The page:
And did I mention that Patricia Barber can sing?!

When she covers, she covers!

Some of my favorite songs: "The Thrill is Gone," "Inch Worm," "Ode to Billy Joe," "A Taste of Honey" (Café Blue); "You & The Night & The Music," "Light My Fire," "Let It Rain," "She’s A Lady," "The Fool On The Hill" (Modern Cool); "Bye Bye Blackbird," "Alfie," "Autumn Leaves," "All Or Nothing At All," "So In Love" (Nightclub). There’s something here for every jazz lover…

Stellar work, wonderfully recorded, and transferred with exceptional transparency. This is an absolutely no-brainer—buy these SACDs!

They rate a Ye Olde Editor’s "Highest Recommendation!" Enthusiastically. Reference level work, for sure.

Sound = 10/10; Performance = 10/10; Music = 10/10.

 

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The Anthony Wilson Trio, Our Gang
Groove Note GRV1008-3

Disc type = SACD Hybrid Stereo
Disc provenance = Live and direct to 2-channel DSD via Meitner chipset; recorded by Michael C. Ross and Darren Morra; produced by Ying Tan, Sebastian Koh and Joe Harley; mastered by Bernie Grundman

I have to say that I wasn’t familiar with Anthony Wilson (jazz guitar), Joe Bagg (Hammond B-3) and Mark Ferber (drums)…but I am now!

Ying Tan was kind enough to send this SACD along for a listen. Groove Note SACDs are always a treat for me; Ying and company are fiends for "only the best," don’t compromise on the sound, and always deliver music that amazes me for its beauty and excellence. (Look at what Groove Note has done with Jacintha… with Luqman Hamza… with Jay McShann on SACD, for example—you have bought those, haven’t you?!)

But these folks I didn’t know. I popped the disc on, and sat down for a minute… and stayed for a while. Quite a while.

What a sweet recording!

The feel is small and intimate; you’re in a small club with a jazz trio—only you’re alone with them. Anthony Wilson commands his guitar with improvisational work that at the other end of things away from stale or hackneyed. Whether bluesy ("Britta’s Blues" or "Prelude To A Kiss"), funky ("Chitlins Con Carne"), or jazzy-rock (his exceptional cover of the Beatles’ "I Want You (She’s So Heavy)"), Wilson drew me into that world of head-nodding reverie. His compadres, Bagg (love that classic Hammond sound… I never get tired of it!) and Ferber are just right, and deliver accompaniment that’s spot on to round things out to perfect.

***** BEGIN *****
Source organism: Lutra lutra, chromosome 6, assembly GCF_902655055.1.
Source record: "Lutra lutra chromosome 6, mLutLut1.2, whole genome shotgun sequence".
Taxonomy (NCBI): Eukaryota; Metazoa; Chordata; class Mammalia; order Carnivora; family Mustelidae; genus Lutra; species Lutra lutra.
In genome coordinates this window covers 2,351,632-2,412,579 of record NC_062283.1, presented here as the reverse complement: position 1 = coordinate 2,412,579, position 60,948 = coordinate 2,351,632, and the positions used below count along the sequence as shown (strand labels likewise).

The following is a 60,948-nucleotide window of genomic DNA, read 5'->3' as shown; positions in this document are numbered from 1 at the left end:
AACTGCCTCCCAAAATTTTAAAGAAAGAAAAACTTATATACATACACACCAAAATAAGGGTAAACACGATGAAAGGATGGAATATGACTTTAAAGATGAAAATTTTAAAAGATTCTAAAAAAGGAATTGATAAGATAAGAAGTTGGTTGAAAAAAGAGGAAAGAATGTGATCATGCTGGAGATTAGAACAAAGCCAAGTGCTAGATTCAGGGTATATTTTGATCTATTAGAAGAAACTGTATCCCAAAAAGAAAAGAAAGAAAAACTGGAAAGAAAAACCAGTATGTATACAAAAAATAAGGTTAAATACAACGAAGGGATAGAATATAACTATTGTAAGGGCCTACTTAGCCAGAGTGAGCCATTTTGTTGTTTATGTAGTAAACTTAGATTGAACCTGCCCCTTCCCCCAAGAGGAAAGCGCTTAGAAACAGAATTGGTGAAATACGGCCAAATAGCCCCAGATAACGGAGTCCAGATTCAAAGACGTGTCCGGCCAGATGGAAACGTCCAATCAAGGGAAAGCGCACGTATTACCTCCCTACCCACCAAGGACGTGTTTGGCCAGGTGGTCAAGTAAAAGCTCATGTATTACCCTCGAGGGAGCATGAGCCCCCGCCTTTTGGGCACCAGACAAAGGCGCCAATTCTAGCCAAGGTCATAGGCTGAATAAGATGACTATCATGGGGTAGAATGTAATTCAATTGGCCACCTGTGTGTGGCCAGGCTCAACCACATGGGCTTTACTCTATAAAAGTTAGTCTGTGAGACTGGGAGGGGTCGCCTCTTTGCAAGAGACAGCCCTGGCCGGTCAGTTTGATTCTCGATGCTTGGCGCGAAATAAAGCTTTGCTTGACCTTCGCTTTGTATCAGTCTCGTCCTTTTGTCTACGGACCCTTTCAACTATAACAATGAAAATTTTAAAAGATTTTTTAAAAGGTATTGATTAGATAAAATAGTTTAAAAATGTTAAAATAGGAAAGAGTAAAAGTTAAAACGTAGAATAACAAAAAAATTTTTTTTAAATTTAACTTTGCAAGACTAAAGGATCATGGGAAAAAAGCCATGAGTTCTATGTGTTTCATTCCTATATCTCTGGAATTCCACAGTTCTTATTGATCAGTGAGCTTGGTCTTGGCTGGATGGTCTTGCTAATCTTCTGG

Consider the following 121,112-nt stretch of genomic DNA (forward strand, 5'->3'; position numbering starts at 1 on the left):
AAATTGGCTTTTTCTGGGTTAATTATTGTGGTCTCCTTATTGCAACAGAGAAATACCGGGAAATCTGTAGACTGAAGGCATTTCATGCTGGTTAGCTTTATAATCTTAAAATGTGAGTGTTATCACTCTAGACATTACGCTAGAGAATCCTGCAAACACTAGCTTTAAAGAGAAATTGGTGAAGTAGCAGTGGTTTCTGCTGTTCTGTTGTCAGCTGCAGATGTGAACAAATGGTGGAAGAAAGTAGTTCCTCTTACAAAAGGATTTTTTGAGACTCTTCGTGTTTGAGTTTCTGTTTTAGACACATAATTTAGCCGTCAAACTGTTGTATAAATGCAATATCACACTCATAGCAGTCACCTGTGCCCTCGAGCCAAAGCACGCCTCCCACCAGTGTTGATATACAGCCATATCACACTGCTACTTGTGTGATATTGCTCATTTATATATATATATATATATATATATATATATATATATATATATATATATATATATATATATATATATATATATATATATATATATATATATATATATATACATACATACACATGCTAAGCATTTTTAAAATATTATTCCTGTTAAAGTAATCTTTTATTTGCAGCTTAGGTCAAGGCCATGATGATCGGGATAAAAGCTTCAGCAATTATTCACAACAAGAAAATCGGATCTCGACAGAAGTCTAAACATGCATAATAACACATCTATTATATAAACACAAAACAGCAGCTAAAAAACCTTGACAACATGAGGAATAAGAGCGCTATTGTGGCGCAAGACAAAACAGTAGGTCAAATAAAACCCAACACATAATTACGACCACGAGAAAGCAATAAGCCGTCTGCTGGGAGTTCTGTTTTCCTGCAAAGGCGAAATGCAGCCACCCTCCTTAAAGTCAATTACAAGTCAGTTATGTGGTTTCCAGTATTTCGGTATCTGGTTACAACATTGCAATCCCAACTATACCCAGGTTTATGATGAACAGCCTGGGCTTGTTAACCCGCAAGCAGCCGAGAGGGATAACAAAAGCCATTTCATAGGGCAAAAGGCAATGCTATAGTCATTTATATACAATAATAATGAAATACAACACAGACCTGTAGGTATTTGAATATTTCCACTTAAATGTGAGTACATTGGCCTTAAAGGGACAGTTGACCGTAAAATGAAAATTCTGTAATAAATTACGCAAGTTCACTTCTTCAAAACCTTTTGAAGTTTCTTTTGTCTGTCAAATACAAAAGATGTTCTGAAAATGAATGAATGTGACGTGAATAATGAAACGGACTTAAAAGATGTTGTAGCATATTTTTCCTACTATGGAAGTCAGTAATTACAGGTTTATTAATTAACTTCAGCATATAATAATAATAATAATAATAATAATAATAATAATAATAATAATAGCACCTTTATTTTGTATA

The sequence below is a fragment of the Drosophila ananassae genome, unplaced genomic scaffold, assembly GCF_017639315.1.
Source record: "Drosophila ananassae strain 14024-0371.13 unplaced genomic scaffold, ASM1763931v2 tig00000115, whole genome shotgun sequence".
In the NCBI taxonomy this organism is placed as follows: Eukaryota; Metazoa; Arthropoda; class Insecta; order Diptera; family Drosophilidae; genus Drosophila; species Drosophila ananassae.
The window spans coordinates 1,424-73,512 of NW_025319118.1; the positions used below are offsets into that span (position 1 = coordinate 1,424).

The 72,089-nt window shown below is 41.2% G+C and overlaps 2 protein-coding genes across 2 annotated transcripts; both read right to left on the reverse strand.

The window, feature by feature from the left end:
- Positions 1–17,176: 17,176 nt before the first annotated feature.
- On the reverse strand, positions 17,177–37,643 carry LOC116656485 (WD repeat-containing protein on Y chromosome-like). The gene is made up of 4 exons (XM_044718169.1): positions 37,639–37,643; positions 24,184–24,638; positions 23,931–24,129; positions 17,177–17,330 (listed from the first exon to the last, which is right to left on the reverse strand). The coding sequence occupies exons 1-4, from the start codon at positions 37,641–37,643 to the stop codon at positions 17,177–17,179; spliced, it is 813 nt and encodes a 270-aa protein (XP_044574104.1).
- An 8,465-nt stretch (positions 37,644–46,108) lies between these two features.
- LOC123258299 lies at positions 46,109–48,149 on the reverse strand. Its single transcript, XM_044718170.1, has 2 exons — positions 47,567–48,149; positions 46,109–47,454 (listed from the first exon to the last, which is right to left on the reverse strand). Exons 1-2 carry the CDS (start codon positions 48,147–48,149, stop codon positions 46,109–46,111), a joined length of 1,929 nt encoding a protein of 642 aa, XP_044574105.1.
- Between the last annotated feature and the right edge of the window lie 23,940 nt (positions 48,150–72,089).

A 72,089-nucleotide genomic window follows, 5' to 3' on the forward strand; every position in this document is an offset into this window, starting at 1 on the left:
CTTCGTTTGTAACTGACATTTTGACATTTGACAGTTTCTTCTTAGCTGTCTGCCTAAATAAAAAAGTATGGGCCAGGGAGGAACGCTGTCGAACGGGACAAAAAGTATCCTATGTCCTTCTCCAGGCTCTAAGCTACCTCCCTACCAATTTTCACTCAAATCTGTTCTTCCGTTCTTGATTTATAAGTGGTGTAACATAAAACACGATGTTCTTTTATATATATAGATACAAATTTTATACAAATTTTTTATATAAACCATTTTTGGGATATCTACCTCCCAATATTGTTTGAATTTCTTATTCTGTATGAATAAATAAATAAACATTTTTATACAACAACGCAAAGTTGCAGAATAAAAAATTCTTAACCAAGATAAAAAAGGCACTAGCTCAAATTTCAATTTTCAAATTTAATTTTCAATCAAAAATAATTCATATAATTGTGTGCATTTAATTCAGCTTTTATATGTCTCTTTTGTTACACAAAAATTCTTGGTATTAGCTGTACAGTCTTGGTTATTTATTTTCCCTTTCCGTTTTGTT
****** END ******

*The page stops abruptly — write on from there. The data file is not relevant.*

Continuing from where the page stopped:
The sound is pure DSD: transparent, effortless, deep, detailed, and utter relaxing. This is what recordings of this kind should sound like!

Highest praise to everyone involved in producing this quiet masterpiece.

Love jazz trios and great instrumentals? Then this SACD, my friend, is for you.

It merits a Ye Olde Editor’s "Highest Recommendation."

Sound = 10/10; Performance = 10/10; Music = 10/10

 

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Arne Domnérus and Gustat Sjökvist, Antiphone Blues
First Impression Music FIM SACD 050

Disc type = SACD Hybrid Stereo/Multi-channel
Disc provenance = Analog master to DSD; recorded by Gert Palmcrantz in 1976 (first 11 songs) and 1994 (last 5 songs); SACD produced by Winston Ma; mastered by Paul Stubblebine of Paul Stubblebine Mastering via Sony DSD mastering system

An unlikely thought: put a saxophonist and a pipe organist together in a Swedish church with lovely acoustical decay, roll a 15ips open reel tape with a pair of microphones, minimally done, and stay out of the way.

The result was Antiphone Blues, a true reference experience in all formats. The yearning, the musical prayer that you hear in this music is unique in my experience, and has never palled for me over all these years.

Like many other audiophiles and music lovers, I have several versions of this justly famous recording. I have a Proprius LP (lovely, lovely!) in immaculate condition, the HDCD version that First Impression Music released a few years ago, and now the FIM SACD. Let’s be blunt: both the LP and the SACD versions leave the HDCD in the dust, as good as that effort was.

The limitations of CD, and the transcendence of SACD, become clear as you listen to the splendid job that Winston Ma and Paul Stubblebine did with this recording. The magic of the recording is especially in rendering soundstage depth and the incredible ambient presence of the church, with two exceptional artists playing as one. Winston and Paul have succeeded grandly; the presentation of the music in my listening room through both the Linn Klimax/Komri (solid-state) and the deHavilland 845/Buggtussel (tubed) is compelling and deeply spiritual.

No matter how odd the pairing of sax and organ appears at first glance, it works.

This disc is a real triumph, and deserves the praise that I give it.

FIM’s Antiphone Blues therefore receives a Ye Olde Editor’s "Highest Recommendation" as a true reference SACD.

Sound = 10/10; Performance = 10/10; Music = 10/10